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4th DCA Opinion May Make Foreclosures More Difficult for Lenders/Associations

The 4th District Court of Appeal recently published an opinion in Yang v. Sebastian Lakes Condo. Assoc., Inc., ___ So.3d ___ (Fla. 4th DCA 2013) (consolidated appeal of case numbers 4D12-3363 and 4d12-3364). To read the full opinion, click on the following link: Yang v. Sebastian Lakes Condo. Assoc., Inc.

The case began as a foreclosure filed by the condo association against 2 unit owners for alleged past due amounts owed to the association. The unit owners claimed advance payments were made for future fees owed to the association for each unit, but the credit for the advance payments was effectively erased when the association hired a new management company.

The association filed a motion for summary judgment, and the unit owners opposed the motion by filing affidavits including the allegations above and others. The trial court converted the hearing on the motion for summary judgment into a bench trial by taking evidence. The association introduced, over the objection of the unit owners' attorney on the basis of lack of foundation, ledgers purportedly showing the account of each unit owner's unit. After the association presented its case, the unit owners moved for a directed verdict on the basis that the association's employee could not testify to the account balances that existed prior to her employer's takeover as management compnay for the association in 2008. The court denied the motion for directed verdict and entered judgment in favor of the association.

The 4th DCA agreed that the association failed to estblish a proper foundation for the admission of account ledgers as business records. Business records may be introduced as evidence as an exception to the hearsay rule. Such records are defined by statute in Florida:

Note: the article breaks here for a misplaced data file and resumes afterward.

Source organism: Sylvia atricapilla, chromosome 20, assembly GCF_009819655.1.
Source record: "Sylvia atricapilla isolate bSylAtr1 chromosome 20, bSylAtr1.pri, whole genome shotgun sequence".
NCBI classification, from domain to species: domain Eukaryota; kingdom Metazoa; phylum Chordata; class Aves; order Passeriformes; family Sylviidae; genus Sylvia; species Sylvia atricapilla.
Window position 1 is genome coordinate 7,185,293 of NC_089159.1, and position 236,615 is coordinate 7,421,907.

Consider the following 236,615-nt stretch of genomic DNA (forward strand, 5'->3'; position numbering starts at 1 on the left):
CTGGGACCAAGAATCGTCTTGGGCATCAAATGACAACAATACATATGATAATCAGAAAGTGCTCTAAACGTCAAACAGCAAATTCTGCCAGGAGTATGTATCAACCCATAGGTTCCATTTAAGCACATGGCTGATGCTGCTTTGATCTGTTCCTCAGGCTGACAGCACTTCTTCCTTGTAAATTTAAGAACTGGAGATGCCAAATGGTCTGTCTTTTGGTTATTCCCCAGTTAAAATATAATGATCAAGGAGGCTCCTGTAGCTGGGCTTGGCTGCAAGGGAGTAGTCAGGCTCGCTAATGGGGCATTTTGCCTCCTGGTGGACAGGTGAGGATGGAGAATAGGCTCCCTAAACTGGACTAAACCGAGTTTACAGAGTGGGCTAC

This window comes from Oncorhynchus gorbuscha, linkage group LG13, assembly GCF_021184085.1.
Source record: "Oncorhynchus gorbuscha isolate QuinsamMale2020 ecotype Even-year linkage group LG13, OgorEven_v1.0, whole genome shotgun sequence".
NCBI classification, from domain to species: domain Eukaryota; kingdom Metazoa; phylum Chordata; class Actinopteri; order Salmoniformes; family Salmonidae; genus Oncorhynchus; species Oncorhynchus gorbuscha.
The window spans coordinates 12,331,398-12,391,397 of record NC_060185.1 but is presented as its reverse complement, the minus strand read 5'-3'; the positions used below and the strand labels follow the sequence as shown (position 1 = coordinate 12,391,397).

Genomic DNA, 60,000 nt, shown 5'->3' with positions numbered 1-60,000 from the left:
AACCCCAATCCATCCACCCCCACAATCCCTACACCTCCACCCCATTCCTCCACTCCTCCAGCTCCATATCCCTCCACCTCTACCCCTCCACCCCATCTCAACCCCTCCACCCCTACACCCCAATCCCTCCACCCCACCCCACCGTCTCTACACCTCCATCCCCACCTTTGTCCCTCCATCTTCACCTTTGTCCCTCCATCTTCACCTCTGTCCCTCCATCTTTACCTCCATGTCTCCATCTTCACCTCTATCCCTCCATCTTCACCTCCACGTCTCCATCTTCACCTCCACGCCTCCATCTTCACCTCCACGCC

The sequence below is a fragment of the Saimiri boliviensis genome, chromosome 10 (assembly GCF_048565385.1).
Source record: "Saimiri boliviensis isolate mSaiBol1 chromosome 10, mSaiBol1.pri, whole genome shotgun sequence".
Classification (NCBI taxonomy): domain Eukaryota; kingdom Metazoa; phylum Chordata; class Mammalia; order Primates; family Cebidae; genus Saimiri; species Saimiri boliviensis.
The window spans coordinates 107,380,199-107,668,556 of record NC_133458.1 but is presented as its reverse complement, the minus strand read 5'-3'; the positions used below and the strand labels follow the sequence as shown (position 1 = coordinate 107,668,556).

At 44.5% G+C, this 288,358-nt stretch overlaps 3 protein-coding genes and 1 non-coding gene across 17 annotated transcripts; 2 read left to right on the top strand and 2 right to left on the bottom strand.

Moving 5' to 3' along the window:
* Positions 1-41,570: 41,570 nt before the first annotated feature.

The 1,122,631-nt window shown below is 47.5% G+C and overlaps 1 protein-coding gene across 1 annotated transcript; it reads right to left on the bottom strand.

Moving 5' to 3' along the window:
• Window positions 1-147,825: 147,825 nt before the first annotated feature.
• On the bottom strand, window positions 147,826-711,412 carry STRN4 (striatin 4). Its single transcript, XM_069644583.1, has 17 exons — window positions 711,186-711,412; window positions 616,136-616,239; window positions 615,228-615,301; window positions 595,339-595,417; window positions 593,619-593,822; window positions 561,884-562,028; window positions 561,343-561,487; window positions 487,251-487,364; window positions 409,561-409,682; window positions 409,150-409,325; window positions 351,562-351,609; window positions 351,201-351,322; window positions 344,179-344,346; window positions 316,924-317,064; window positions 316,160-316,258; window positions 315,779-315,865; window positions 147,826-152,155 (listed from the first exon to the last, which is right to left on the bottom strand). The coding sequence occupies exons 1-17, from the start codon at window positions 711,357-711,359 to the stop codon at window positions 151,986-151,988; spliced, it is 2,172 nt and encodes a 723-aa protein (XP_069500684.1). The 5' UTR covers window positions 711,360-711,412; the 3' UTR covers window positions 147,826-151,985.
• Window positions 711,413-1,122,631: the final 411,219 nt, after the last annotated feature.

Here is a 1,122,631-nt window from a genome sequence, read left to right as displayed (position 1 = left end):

A memorandum, report, record, or data compilation, in any form, of acts, events, conditions, opinion, or diagnosis, made at or near the time by, or from information transmitted by, a person with knowledge, if kept in the course of a regularly conducted business activity and if it was the regular practice of that business activity to make such memorandum, report, record, or data compilation, all as shown by the testimony of the custodian or other qualified witness, or as shown by a certification or declaration that complies with paragraph (c) and s. 90.902(11), unless the sources of information or other circumstances show lack of trustworthiness. The term “business” as used in this paragraph includes a business, institution, association, profession, occupation, and calling of every kind, whether or not conducted for profit.

§ 90.803(6)(a), Fla. Stat. (2013).

The association's witness failed to establish the foundation for admission of the ledgers into evidence because the witness testified that the records were maintained by someone else prior to 2008, that she started with an account balance taken from outside records, that she did not know the prior accountant's practice and procedure, and that she never worked for that accountant. The 4th DCA therefore determined that the association's witness could not testify as to the starting balance. As a result, the 4th DCA reversed the decision of the lower court and remanded the case for entry of a directed verdict in favor of the unit owners.

This decision could affect numerous foreclosures and other lawsuits based on debts. In any case in which the loan changed hands, it could become difficult for the plaintiff to prove the amounts owed if the defendant makes an objection to evidence similar to the evidence in Yang. The plaintiff will need someone with actual knowledge of the amounts owed -- that would be the person who was responsible for the account at the times in question. Such evidence may be difficult for some plaintiffs to find. Whether you're a (potential) plaintiff or a (potential) defendant, you may want to consult an attorney regarding this decision's potential impact on case strategy.

The Gosz Professional Limited Company is experienced in representing both lenders and borrowers in foreclosure litigation. We also assist homeowners and investors outside of the courtroom as they try to work out issues with lenders. If you have questions about issues related to foreclosure please feel free to call us at (305) 505-6340, email us at, or tell us about your case here: tell us about your case.

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